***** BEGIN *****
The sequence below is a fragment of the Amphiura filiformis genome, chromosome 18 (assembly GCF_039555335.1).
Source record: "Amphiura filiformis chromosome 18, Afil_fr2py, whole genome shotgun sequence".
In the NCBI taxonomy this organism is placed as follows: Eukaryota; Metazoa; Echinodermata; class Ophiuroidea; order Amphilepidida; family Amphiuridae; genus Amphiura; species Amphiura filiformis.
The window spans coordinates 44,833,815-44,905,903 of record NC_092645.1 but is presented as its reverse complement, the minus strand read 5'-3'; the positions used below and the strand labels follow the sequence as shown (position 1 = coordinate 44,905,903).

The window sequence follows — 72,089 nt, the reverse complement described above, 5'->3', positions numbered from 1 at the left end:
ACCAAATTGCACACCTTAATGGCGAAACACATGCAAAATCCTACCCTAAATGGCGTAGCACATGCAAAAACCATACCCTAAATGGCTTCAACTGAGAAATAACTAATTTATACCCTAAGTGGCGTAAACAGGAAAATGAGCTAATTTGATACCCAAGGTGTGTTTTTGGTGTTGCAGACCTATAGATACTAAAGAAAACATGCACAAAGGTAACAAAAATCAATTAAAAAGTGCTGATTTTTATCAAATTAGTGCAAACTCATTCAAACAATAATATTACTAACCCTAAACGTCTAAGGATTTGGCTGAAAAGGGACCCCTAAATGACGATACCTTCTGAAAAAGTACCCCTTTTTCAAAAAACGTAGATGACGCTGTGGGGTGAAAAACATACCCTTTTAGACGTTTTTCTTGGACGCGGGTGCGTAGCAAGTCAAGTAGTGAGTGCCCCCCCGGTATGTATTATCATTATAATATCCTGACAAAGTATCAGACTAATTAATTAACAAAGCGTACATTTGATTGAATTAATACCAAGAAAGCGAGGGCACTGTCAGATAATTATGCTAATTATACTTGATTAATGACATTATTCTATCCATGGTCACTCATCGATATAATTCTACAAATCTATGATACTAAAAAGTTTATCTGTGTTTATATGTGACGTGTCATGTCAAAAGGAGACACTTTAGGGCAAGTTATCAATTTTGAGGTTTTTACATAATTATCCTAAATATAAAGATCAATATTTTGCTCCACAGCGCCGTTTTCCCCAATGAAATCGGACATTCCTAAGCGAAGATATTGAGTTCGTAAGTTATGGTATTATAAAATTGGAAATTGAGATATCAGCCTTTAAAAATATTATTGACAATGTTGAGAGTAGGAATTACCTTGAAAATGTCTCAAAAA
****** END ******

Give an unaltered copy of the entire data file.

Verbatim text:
The sequence below is a fragment of the Amphiura filiformis genome, chromosome 18 (assembly GCF_039555335.1).
Source record: "Amphiura filiformis chromosome 18, Afil_fr2py, whole genome shotgun sequence".
In the NCBI taxonomy this organism is placed as follows: Eukaryota; Metazoa; Echinodermata; class Ophiuroidea; order Amphilepidida; family Amphiuridae; genus Amphiura; species Amphiura filiformis.
The window spans coordinates 44,833,815-44,905,903 of record NC_092645.1 but is presented as its reverse complement, the minus strand read 5'-3'; the positions used below and the strand labels follow the sequence as shown (position 1 = coordinate 44,905,903).

The window sequence follows — 72,089 nt, the reverse complement described above, 5'->3', positions numbered from 1 at the left end:
ACCAAATTGCACACCTTAATGGCGAAACACATGCAAAATCCTACCCTAAATGGCGTAGCACATGCAAAAACCATACCCTAAATGGCTTCAACTGAGAAATAACTAATTTATACCCTAAGTGGCGTAAACAGGAAAATGAGCTAATTTGATACCCAAGGTGTGTTTTTGGTGTTGCAGACCTATAGATACTAAAGAAAACATGCACAAAGGTAACAAAAATCAATTAAAAAGTGCTGATTTTTATCAAATTAGTGCAAACTCATTCAAACAATAATATTACTAACCCTAAACGTCTAAGGATTTGGCTGAAAAGGGACCCCTAAATGACGATACCTTCTGAAAAAGTACCCCTTTTTCAAAAAACGTAGATGACGCTGTGGGGTGAAAAACATACCCTTTTAGACGTTTTTCTTGGACGCGGGTGCGTAGCAAGTCAAGTAGTGAGTGCCCCCCCGGTATGTATTATCATTATAATATCCTGACAAAGTATCAGACTAATTAATTAACAAAGCGTACATTTGATTGAATTAATACCAAGAAAGCGAGGGCACTGTCAGATAATTATGCTAATTATACTTGATTAATGACATTATTCTATCCATGGTCACTCATCGATATAATTCTACAAATCTATGATACTAAAAAGTTTATCTGTGTTTATATGTGACGTGTCATGTCAAAAGGAGACACTTTAGGGCAAGTTATCAATTTTGAGGTTTTTACATAATTATCCTAAATATAAAGATCAATATTTTGCTCCACAGCGCCGTTTTCCCCAATGAAATCGGACATTCCTAAGCGAAGATATTGAGTTCGTAAGTTATGGTATTATAAAATTGGAAATTGAGATATCAGCCTTTAAAAATATTATTGACAATGTTGAGAGTAGGAATTACCTTGAAAATGTCTCAAAAA